The Magic Ring
Region: Baltic Countries, Latvia
Author: Modern adaptation and rendition in English by Gini Graham Scott
Original Language: English, Latvian
Translator: Translated by the author
Descriptors: animals; farms; kings; magic; poor families; queens;
Age: 7-10 years old
“The Magic Ring" is a modern-day adaptation of a traditional folktale from Latvia about a young boy named Vadim who is given a magic ring. Vadim is poor and lives on a small farm with his father. One morning, his father sends him to the market to get some bread. Along the way, Vadim comes across someone who is beating a dog in the street and gives them money to leave the dog alone. He lies to his father and says that he didn’t have enough money to buy any bread. His father sends him back to the market several days in a row, but Vadim keeps saving animals from their abusers by using what little money they have and going hungry for dinner as a result. After he has already saved a dog, a mouse, and a cat, he uses his final coins to save a snake. Not to abandon him doomed to starve, the snake thanks him for his kindness by giving him a magic ring that will grant him anything he wishes. At first, he uses the ring to care for his family, but when Vadim starts creating trees made of glittering gold and diamonds, the King and Queen catch on to how he makes them, so they try to swindle him out of his magic ring. Luckily, Vadim has his new animal friends to help save the day! This short story comes from the collection 3 Folktales from Eastern Europe and Central Asia: Stories from the Ukraine, Latvia, and Turkmen, where the author retells some of her favorite folktales that were told by villagers from these regions. Each story is centered around the common theme of poor peasants using their wisdom and generosity “to succeed despite obstacles against an unfair ruler.” This collection uses stock images to illustrate the stories, using a mix of real-life photography and digital illustrations. These magical tales are suitable for ages 7 to 10 years old.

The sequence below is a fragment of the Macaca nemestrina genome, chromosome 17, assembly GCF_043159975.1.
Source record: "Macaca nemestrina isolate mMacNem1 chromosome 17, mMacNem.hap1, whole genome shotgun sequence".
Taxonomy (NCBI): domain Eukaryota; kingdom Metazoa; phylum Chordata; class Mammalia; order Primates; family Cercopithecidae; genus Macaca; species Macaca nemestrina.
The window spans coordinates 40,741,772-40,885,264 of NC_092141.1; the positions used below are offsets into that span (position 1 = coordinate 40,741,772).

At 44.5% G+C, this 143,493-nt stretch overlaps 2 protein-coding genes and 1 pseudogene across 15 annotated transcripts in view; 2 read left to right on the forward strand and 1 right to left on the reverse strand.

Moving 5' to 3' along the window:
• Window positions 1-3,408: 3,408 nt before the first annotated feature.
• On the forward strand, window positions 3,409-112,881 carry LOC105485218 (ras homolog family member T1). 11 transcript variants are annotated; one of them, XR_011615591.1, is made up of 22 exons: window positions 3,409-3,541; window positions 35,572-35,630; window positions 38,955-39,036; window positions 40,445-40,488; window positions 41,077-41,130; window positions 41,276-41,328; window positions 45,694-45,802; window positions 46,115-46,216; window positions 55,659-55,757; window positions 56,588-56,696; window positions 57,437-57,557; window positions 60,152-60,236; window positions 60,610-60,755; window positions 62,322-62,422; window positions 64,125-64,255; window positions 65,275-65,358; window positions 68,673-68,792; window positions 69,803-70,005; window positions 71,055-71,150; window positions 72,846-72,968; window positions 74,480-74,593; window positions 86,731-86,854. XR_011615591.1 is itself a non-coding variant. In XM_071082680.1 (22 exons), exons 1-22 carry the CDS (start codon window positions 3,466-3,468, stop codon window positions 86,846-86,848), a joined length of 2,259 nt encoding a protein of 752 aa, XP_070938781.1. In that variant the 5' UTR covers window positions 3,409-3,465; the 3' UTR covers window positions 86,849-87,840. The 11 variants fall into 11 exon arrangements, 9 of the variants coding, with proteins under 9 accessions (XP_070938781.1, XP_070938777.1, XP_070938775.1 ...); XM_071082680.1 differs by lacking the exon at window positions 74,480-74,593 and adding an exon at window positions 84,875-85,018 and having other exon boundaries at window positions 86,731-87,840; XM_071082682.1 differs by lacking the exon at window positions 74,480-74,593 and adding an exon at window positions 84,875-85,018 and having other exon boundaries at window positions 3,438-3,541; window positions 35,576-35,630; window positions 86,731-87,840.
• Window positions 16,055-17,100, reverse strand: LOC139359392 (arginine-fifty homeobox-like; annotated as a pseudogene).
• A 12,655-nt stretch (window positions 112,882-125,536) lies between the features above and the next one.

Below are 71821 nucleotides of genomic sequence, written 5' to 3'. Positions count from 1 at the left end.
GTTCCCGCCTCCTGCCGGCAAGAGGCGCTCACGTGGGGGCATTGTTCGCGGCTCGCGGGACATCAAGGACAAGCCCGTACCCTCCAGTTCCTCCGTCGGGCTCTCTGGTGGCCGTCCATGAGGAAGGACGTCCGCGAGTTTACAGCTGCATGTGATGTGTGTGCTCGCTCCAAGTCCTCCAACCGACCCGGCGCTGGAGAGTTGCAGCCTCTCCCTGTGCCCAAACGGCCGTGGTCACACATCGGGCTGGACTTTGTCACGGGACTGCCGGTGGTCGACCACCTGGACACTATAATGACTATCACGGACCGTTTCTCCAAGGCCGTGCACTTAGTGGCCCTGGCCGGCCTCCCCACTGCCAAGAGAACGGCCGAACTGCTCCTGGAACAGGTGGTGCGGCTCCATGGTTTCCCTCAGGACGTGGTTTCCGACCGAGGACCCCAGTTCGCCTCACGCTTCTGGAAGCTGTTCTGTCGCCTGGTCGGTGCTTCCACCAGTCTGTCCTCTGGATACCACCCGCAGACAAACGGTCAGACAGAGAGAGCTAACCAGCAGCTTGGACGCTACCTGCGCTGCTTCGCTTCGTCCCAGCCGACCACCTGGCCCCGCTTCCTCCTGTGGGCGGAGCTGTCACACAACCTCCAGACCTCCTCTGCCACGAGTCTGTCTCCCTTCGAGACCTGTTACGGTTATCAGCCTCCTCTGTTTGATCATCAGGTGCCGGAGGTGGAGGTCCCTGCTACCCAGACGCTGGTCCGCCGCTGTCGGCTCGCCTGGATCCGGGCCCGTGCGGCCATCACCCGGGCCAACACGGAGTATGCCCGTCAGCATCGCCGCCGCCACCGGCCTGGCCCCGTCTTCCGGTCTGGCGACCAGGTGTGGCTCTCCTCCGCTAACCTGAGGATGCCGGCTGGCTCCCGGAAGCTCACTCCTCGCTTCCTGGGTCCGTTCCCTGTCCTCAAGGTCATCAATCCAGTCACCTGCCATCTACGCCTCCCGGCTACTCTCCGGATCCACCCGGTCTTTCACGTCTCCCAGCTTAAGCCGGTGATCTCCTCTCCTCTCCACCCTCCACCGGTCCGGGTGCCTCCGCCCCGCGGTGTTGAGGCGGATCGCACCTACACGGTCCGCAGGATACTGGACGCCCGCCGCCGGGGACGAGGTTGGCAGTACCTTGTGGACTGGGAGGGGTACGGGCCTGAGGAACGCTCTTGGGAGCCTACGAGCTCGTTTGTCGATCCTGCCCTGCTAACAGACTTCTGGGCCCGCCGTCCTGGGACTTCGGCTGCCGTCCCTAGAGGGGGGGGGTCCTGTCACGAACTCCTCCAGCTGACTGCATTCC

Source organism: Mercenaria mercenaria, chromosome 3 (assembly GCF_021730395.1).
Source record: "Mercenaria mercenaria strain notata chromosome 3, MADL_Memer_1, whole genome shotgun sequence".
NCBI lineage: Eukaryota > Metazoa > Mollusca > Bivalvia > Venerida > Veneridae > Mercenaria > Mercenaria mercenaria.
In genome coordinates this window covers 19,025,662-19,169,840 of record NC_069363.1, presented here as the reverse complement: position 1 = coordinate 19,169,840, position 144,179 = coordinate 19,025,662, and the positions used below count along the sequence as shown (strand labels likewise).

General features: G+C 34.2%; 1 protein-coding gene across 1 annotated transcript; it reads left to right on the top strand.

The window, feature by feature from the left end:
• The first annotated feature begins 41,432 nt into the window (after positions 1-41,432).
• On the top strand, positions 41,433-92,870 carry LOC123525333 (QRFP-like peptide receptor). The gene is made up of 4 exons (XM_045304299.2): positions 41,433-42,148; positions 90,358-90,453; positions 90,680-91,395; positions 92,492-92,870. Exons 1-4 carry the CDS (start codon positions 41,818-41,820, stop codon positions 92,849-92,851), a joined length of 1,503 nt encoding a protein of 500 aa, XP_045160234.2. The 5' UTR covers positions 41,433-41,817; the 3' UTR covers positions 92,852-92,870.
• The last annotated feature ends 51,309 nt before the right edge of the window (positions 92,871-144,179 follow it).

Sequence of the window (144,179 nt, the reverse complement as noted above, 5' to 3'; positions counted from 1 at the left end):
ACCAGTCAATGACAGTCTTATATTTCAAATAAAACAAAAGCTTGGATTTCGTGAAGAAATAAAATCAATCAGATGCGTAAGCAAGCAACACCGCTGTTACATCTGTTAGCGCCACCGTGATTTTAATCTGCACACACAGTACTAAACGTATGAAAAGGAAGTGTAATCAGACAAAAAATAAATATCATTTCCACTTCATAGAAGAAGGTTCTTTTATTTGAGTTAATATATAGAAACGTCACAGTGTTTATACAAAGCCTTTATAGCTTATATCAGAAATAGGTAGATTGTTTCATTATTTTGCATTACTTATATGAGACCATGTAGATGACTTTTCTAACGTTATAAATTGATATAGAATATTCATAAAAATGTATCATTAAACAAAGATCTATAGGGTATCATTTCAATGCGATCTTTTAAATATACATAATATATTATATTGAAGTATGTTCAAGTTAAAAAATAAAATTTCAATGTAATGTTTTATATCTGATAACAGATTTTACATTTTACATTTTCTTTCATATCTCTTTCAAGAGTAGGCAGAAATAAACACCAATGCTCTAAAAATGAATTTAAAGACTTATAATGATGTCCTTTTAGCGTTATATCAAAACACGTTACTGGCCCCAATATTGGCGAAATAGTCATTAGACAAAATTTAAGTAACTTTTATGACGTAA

More About This Book
Notes: From Gini Graham Scott’s 3 Folktales from Eastern Europe and Central Asia: Stories from the Ukraine, Latvia, and Turkmenistan. The kindle version puts censor bars through the pictures, which makes it difficult to see the entire image. The layout of the text and photos is also messed up in the kindle version, often cutting pictures in half to where the top portion of the image will appear at the bottom of a page and the bottom portion of the image will appear at the top of the following page. At times, some of the photos that are similar end up overlapping one another. Content warning: In “The Magic Ring” there are mentions of animals being beaten and a photo of a cat with a wound on its belly. The name of the main character is a modern name and likely characteristic of the modern story adaptation rather than the original tale.
Additional sources used: [The introduction of 3 Folktales from Eastern Europe and Central Asia: Stories from the Ukraine, Latvia, and Turkmenistan]
Reviewed by Leah Byrnes